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Drop the One China fiction — just not this way

T
rump’s action bypassed the mechanisms we have in place for the conduct of foreign policy, usurped the prerogative of a sitting president, and dumped what could easily still prove to be a significant diplomatic crisis on President Obama’s lap.
4 months ago
Kaiser Kuo
Dmitriy Linchevskiy/Shutterstock.com

When Donald Trump threw a spanner into the delicate diplomatic machinery of Taiwan policy on Friday by taking a congratulatory phone call from Taiwan’s president, Tsai Ing-wen, the problem was not that he dared to challenge the long-standing policy of “strategic ambiguity,” and not that he had dared to poke Beijing in the eye. The problem was how he did it, and when.

Strategic ambiguity has served the U.S. well in the region for nearly 40 years. In walking the fine line between the competing commitments of our “One China Policy” and our obligation to safeguard Taiwan under the Taiwan Relations Act, the U.S. has been able to play a constructive role in maintaining regional security without wholly abandoning Taiwan, has allowed Taiwan to enjoy de facto autonomy, and has created conditions for deepening cross-strait ties, even for increased trust between once-implacable foes. Measured in investment, trade, cultural exchange, tourism and, most significantly, the reduction of military tension, strategic ambiguity — both as an American policy and as the policy of both Beijing and Taipei — has been a success.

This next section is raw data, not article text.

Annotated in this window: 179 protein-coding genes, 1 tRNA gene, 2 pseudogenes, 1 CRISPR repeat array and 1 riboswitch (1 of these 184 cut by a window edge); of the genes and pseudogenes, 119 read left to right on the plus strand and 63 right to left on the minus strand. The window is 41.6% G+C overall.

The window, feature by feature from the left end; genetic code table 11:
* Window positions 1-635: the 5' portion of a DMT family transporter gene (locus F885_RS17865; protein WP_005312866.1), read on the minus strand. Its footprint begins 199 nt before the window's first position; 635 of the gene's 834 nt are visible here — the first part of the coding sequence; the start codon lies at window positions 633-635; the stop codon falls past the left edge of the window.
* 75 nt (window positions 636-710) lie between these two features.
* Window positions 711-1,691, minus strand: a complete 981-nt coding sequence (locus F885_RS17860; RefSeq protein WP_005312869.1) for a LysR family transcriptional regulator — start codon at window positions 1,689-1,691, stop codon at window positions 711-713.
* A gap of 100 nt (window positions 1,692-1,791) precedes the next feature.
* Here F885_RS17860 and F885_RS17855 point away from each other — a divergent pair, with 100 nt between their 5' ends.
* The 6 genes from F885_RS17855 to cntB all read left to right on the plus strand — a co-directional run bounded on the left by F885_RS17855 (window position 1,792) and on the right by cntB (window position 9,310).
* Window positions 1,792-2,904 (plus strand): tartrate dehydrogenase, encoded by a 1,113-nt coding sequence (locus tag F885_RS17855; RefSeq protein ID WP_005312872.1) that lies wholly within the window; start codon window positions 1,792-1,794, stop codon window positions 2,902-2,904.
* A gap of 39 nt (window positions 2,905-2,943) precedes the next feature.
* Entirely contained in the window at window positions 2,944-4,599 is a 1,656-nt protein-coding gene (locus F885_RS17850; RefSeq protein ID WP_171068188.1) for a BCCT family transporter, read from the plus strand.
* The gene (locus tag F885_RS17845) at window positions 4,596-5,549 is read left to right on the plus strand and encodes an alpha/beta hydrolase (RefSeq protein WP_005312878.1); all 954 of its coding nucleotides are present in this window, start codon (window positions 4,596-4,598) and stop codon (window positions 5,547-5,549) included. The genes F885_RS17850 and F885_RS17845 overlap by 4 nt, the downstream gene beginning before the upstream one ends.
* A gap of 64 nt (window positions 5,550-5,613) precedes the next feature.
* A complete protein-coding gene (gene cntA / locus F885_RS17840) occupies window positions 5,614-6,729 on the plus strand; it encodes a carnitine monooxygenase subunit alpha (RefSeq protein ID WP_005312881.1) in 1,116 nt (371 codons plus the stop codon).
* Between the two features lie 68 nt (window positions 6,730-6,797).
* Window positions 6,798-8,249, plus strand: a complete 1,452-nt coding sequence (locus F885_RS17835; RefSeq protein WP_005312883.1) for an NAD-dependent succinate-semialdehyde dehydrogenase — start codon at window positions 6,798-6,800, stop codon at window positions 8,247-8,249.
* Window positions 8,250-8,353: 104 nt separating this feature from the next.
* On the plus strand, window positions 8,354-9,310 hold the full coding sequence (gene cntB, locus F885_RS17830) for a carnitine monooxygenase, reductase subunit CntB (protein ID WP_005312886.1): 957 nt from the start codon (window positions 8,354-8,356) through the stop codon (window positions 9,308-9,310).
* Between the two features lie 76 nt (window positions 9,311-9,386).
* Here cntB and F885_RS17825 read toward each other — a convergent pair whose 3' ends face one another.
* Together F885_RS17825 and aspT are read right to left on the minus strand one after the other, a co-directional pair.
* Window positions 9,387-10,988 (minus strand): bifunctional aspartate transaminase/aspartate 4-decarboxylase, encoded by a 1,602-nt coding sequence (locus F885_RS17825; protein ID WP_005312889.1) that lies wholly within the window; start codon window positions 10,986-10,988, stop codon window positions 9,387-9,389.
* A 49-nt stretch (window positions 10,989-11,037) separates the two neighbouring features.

But let me be clear: The U.S. should revisit its long-standing “One China” stance. We should find a way to move away from strategic ambiguity and drop the fiction it rests upon. Taiwan, after all, is a healthy and vibrant democracy that’s seen three peaceful transitions of power between the Kuomintang and the Democratic Progressive Party since the end of martial law. Taiwan has never been under Beijing’s control. Its political institutions stand as a rebuke to the insultingly essentialist notion, still espoused in some quarters, that Chinese people are somehow culturally incapable of democratic government.

In the 1970s, we threw Taiwan under the bus to win China as an unofficial ally against the U.S.S.R., but given the exigencies of that time and the tremendous improvements that flowed from the normalization of relations with the P.R.C. in the ensuing decades, it was the right move. However, reality has changed. Our priorities have changed. The fiction we upheld for all this time has outlived its usefulness and we should pursue adjustments to it. But not in the way that Donald Trump has done it.